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Lincoln Greenhil

Center for Astrophysics


Observational cosmology at radio wavelengths is Lincoln's primary research interest at present, specifically the "Dark Age," which preceded emergence of the first stars, and the subsequent "Cosmic Dawn" era, during which ultraviolet light from those stars suffused large patches of the universe for the first time. The light's interaction with hydrogen gas, which was spread throughout the universe, is hypothesized to have created what will be the earliest directly detectable signal from baryonic matter. In pursuit of that, Lincoln leads the Large Aperture Experiment to Detect the Dark Age (LEDA). He also retains interest in the many-million solar mass black holes that lie in the centers of galaxies and warped disks of orbiting gas and dust bound to them on sub-parsec scales. The earliest study to resolve the rotation curve of such a disk targeted the galaxy NGC4258 and radiation from trace water vapor. Lincoln's technical interests of late have included digital signal processing, massively parallel real-time stream computing with Graphics Processing Units (GPUs), interferometry, and design of low-frequency radio arrays with thousands of antennas.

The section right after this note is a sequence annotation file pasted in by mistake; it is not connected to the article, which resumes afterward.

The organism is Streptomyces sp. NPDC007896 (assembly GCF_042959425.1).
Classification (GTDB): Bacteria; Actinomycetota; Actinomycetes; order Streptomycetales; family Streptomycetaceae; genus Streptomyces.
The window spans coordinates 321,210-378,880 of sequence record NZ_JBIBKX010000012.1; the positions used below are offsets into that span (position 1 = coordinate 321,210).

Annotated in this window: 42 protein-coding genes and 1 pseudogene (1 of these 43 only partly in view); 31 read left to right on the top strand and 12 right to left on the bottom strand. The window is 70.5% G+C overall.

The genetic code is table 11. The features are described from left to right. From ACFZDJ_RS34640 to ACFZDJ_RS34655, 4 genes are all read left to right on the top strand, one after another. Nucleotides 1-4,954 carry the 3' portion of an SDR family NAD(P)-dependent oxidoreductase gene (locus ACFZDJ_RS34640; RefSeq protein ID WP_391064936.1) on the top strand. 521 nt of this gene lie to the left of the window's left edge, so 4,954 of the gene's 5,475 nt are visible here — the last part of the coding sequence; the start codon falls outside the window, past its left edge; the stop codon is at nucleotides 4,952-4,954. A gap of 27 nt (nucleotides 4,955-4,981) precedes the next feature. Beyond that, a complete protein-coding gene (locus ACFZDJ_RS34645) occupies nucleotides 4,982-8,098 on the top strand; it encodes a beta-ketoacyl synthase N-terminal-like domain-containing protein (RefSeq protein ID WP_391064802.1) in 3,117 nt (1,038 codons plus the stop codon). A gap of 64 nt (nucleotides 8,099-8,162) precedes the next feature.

Harvard: PhD (1990) MIT: S.B. (1984)